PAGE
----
The Lurking Corpses deformed in 2001 as a horrific blend of punk and metal. In between their many gigs at The Art Factory and local mortuaries they found the time to record 23 Tales of Terror. As you might fear, this means that said CD contains 23 songs, ranging from the mercifully brief “Zombies (Across The Hill)” (1:02) to the merciless epic “The Witch’s C***” (9:05). Most of the songs, however, hover around the punkly traditional 2- to 3-minute mark.
The Corpses combine their charming punk metal with lots of sound samples, usually as introductions, in the vein of Rob Zombie. For the most part each song is very heavy guitar (compliments of Count Lupos Lycanthrope the Mad) with voice (Lord Vladimir Von Ghoul) and a smattering of crash symbols. The bass (Baron Boneripper of the Hills) and drums (The Leper) creep out now and then, but for the most part they are six feet under. While mastered by Tempel Recording Studios, the album was recorded by G. Montgomery at The Ensomberoom, a place known for containing large vats of formaldehyde.
While there is definitely some repetition of styles and guitar sounds in these 23 tracks, there were a number of surprises. The very first lyrics shock your sensibilities, with references to both murder and necrophilia, before slamming into “When Your Body Dies,” a classic punk song with metal guitars. “Fear The Wolf” manages to sound downright creepy with hoarse vocals that alternate with singing that has a bit of 80s British about them. Fast metal just short of thrash is on the slab for “Meet Me in the Graveyard,” and “Amy” is punk at its finest, eviscerating the listener with fast, razor-sharp riffing. Both “Ghoulita is Out Tonight” and “Sweet Lycanthropy” have a demented 50s style given a ghoulish punk treatment, and are both quite enjoyable in this wicked novelty. Black Sabbath influences in the grinding dirge-like tone of “March of the Lurking Corpses” are sure to bring a smile to your skull, while “Mummy C**” features a falsetto muppet voice singing against a typical thrash growl, reminding me of the 80s band Grim Reaper.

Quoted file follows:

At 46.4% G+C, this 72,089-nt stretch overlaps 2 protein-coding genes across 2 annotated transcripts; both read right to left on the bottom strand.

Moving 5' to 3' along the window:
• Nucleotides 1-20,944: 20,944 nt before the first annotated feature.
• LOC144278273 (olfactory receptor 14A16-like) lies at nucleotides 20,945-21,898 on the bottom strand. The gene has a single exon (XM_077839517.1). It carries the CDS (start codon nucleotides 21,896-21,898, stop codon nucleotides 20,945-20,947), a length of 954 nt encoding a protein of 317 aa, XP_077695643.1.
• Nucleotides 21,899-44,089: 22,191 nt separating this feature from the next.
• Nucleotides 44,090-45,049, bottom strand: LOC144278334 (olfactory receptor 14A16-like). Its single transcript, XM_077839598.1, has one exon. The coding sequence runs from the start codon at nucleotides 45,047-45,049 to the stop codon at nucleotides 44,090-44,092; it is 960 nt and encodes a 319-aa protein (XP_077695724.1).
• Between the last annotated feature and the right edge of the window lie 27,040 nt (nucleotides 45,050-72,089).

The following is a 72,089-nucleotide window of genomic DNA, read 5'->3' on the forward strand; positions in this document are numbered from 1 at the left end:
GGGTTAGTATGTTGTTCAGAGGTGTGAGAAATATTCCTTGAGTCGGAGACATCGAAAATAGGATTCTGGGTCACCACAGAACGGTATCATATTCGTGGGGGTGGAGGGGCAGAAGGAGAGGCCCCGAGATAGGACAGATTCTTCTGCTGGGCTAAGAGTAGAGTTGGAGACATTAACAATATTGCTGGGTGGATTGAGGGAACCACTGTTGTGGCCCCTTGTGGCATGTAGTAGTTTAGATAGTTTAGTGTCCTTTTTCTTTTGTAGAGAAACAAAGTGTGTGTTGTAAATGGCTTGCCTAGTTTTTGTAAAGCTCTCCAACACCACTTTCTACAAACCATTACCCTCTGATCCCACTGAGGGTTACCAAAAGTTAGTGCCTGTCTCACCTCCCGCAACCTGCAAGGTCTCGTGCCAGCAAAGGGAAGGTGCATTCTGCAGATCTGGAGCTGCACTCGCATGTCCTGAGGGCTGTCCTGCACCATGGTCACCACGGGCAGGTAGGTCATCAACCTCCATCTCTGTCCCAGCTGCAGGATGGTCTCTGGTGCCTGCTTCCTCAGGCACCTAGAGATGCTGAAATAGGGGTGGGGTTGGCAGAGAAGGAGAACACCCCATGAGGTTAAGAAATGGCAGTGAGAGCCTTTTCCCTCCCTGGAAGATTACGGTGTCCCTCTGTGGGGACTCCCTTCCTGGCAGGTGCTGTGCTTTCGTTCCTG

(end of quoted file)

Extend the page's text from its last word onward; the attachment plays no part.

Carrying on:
While most of the album features fast riffing, “Bleed For Satan” opens with a guitar figure in near as ringing tones as the dead can muster before thrashing a bit into a very interesting bridge, and “Bucket of Flesh” is all acoustic guitars and congas, showing that even corpses have a tender side.
The poetical muse runs strong in these gents with Hallmark lines such as “Her body’s rotting and she’s looking for some meat” (“Zombie B**ch in Heat”) and “Pus filled lesions / Blessed by her sores” (“The Witch’s C***”). Somewhere a high school creative writing teacher is undergoing extensive psychotherapy.
You won’t find vocal harmonies or pretty melodies on 23 Tales of Terror, just gutsy guitars that rip out your intestines and tie them tightly around your neck, just the way they like it. To paraphrase my lethal wife, “Listen to The Lurking Corpses and you’ll want to die.” Available at Convolution Records (located in the YWCA) or the Wooden Nickel Collectors Store.
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